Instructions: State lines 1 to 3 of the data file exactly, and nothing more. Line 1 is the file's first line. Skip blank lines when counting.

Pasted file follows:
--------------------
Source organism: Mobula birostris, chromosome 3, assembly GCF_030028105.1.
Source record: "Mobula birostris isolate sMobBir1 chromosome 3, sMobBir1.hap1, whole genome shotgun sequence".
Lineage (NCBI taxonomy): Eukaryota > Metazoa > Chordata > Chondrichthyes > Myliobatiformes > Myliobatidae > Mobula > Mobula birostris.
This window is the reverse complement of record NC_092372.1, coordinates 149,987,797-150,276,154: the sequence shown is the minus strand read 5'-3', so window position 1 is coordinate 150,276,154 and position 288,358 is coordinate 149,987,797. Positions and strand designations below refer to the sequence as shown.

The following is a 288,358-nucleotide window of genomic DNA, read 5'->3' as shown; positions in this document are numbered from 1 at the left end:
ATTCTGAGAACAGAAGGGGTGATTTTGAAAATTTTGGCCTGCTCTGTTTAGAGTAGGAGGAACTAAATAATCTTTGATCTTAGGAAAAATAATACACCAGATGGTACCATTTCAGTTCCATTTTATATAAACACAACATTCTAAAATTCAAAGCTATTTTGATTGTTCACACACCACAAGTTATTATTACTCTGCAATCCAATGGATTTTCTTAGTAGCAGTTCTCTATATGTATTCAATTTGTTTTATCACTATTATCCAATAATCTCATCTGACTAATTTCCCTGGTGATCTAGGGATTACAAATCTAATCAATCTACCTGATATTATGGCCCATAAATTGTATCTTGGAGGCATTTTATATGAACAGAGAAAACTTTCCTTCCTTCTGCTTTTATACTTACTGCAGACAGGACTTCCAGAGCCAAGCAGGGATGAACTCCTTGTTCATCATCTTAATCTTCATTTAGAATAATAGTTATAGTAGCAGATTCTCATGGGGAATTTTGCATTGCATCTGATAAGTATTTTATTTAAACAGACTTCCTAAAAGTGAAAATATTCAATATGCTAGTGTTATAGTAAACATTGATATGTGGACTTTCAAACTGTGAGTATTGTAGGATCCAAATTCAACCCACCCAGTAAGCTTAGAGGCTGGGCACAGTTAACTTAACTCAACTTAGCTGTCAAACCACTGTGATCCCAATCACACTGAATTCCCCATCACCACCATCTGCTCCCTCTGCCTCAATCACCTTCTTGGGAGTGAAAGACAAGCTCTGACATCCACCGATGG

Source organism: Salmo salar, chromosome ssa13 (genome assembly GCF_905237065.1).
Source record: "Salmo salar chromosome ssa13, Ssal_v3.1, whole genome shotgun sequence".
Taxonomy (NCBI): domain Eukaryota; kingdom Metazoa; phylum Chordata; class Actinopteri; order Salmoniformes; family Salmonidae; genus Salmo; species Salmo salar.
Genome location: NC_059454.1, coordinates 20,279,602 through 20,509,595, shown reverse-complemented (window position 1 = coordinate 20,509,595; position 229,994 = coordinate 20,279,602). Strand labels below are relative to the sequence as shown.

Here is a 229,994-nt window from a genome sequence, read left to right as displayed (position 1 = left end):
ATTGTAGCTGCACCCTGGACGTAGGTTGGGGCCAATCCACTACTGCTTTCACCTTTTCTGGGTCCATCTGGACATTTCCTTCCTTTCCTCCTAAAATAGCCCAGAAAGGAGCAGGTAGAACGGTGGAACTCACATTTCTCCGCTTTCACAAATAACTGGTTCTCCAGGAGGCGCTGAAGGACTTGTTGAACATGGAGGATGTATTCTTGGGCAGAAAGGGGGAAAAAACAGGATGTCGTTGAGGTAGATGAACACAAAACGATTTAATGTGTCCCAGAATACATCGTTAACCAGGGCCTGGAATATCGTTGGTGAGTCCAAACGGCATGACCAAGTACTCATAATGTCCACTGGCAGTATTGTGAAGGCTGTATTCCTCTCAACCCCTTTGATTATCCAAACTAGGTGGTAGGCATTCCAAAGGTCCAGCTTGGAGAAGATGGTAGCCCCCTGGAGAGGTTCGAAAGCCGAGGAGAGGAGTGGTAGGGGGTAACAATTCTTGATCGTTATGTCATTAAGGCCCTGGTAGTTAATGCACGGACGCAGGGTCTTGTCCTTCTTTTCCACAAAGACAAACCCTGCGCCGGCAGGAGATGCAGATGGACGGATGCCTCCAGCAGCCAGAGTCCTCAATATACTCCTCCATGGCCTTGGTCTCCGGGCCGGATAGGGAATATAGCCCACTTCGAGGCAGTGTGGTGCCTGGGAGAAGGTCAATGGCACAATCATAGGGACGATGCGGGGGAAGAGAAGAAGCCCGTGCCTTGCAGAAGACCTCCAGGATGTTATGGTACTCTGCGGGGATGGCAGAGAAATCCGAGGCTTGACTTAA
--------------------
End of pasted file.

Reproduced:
Source organism: Mobula birostris, chromosome 3, assembly GCF_030028105.1.
Source record: "Mobula birostris isolate sMobBir1 chromosome 3, sMobBir1.hap1, whole genome shotgun sequence".
Lineage (NCBI taxonomy): Eukaryota > Metazoa > Chordata > Chondrichthyes > Myliobatiformes > Myliobatidae > Mobula > Mobula birostris.